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'Energy From Space for Applications in Space'

Oct. 9, 2018

The 69th International Astronautical Congress has just drawn to a close, and Holger Thorsten Schubart, CEO of the Neutrino Energy Group, felt very privileged to have been able to take part in this exciting event. In the first week of October, everybody who's anybody in the Aerospace community met in Bremen to discuss recent developments, new possibilities, and fascinating visions for the future of space travel. To the aspects covered at this year's Congress belonged to a wide variety of topics such as modern rocket technology, future space missions, manmade satellites, and space pollution. Emphasis was also given to the latest economic developments in the field as well as to the legal implications of space travel and satellite deployment. Holger Thorsten Schubart summarized his days at the Congress as follows: "I had the opportunity to meet many interesting people from all over the world and was able to make some very valuable contacts for our company."

It should come as no surprise that finding a sufficient and sustainable source of energy is just as important in space as it is on earth, and this subject was discussed at length in Bremen. At the present time, solar energy is one of the primary methods used to supply spacecraft with energy, but conventional solar cells present two troubling disadvantages: Their typically large surface area is prone to damage due to debris floating in space, and they are completely dependent on sunlight.

In the near future, however, it will be possible to overcome these disadvantages through the implementation of power cells that make use of neutrino activity. These highly sophisticated power cells, so-called "Neutrino Power Cubes," have the advantage of being able to supply energy in complete darkness. They do this by harnessing the kinetic energy created by invisible waves of cosmic radiation, transforming it into micro-vibrations in a complex resonation process facilitated by super-symmetrical coatings on a stable substrate. And because these power cells can be stacked on top of one another, they are more compact and efficient than today's solar cells and far less easily damaged. Of course, this innovative technology still has some rough edges that need to be worked out, but it is only a matter of time before it establishes itself as the way to a higher goal and a brighter future.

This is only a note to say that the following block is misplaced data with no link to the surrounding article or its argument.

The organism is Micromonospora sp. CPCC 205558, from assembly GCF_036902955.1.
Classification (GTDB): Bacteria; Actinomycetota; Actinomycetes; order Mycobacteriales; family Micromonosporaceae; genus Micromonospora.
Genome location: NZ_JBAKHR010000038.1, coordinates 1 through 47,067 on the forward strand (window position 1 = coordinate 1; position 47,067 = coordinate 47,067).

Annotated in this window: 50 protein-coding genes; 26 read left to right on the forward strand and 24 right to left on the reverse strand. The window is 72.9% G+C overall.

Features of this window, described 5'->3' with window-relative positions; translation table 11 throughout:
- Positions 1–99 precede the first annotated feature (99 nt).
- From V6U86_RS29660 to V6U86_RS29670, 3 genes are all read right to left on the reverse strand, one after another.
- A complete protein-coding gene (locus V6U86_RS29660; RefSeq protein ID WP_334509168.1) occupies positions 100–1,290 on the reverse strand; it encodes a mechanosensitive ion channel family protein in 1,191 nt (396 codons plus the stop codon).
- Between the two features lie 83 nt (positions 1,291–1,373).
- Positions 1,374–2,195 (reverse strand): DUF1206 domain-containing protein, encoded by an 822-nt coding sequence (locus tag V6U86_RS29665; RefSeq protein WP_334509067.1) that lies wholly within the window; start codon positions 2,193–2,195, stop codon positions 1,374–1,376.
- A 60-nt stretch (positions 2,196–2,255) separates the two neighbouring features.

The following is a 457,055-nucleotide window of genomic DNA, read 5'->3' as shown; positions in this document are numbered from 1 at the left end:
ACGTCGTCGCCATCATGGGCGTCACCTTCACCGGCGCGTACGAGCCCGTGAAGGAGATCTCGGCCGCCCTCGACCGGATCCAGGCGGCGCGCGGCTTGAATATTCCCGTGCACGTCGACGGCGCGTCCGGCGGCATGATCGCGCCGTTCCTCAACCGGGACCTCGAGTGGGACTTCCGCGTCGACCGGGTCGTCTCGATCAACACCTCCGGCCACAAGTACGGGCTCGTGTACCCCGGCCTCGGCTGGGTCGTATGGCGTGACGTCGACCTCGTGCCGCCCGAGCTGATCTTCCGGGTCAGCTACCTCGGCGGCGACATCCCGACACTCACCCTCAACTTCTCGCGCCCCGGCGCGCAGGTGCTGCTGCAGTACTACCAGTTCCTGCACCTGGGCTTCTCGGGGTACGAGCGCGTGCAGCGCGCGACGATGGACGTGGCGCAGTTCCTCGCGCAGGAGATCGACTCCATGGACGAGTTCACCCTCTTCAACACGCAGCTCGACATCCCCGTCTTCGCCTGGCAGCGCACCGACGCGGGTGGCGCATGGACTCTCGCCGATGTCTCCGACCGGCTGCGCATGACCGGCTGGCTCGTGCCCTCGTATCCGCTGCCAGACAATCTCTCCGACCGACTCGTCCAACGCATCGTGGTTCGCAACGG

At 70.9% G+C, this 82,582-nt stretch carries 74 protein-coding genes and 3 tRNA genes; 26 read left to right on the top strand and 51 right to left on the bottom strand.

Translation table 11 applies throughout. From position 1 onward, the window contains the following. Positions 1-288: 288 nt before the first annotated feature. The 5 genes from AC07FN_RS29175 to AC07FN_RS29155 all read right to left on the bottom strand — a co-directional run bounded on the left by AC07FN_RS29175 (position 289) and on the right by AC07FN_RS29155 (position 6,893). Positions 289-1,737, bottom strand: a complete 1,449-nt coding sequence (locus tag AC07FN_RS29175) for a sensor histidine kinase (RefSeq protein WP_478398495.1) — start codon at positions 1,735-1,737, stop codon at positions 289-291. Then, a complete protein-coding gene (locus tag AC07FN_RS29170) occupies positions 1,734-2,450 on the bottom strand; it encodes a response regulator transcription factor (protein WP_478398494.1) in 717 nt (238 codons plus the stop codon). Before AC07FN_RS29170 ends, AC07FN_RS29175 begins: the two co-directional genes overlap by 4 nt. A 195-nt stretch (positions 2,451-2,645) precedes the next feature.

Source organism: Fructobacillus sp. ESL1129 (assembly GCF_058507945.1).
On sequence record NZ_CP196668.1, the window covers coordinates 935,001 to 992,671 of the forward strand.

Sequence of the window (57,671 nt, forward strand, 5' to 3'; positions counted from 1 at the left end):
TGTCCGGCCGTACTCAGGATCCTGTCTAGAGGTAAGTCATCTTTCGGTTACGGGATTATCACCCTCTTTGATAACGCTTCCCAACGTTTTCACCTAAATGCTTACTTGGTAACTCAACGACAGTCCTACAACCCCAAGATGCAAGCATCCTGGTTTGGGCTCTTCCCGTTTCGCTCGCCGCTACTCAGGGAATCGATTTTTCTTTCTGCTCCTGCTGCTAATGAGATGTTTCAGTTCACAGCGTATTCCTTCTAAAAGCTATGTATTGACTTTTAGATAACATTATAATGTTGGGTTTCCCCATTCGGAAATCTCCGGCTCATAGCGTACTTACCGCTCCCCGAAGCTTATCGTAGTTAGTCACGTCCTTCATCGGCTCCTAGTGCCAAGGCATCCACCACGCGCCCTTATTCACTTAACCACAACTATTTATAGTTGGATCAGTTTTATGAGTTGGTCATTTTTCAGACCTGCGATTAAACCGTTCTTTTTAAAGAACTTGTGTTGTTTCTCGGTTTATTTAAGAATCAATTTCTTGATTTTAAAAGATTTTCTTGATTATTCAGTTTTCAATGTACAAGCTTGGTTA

The universe is exceedingly vast, and the forces in it are far greater than those available to us on our own planet. Only by tapping this virtually unlimited cosmic energy will we be able to meet the growing needs of humanity and secure our existence in the face of an ever-increasing shortage of resources. The recent breakthroughs in neutrino research that lead to two physicists receiving the Nobel Prize in 2015 or the astonishing advances in nanotechnology will most certainly revolutionize space travel in the next few years; it may take a while before this cutting-edge technology reaches the average consumer, but the gains made there can also be applied to life on earth.

Space technology and our never-ending quest for knowledge can serve to light our way in the darkness and show us the path to a better tomorrow.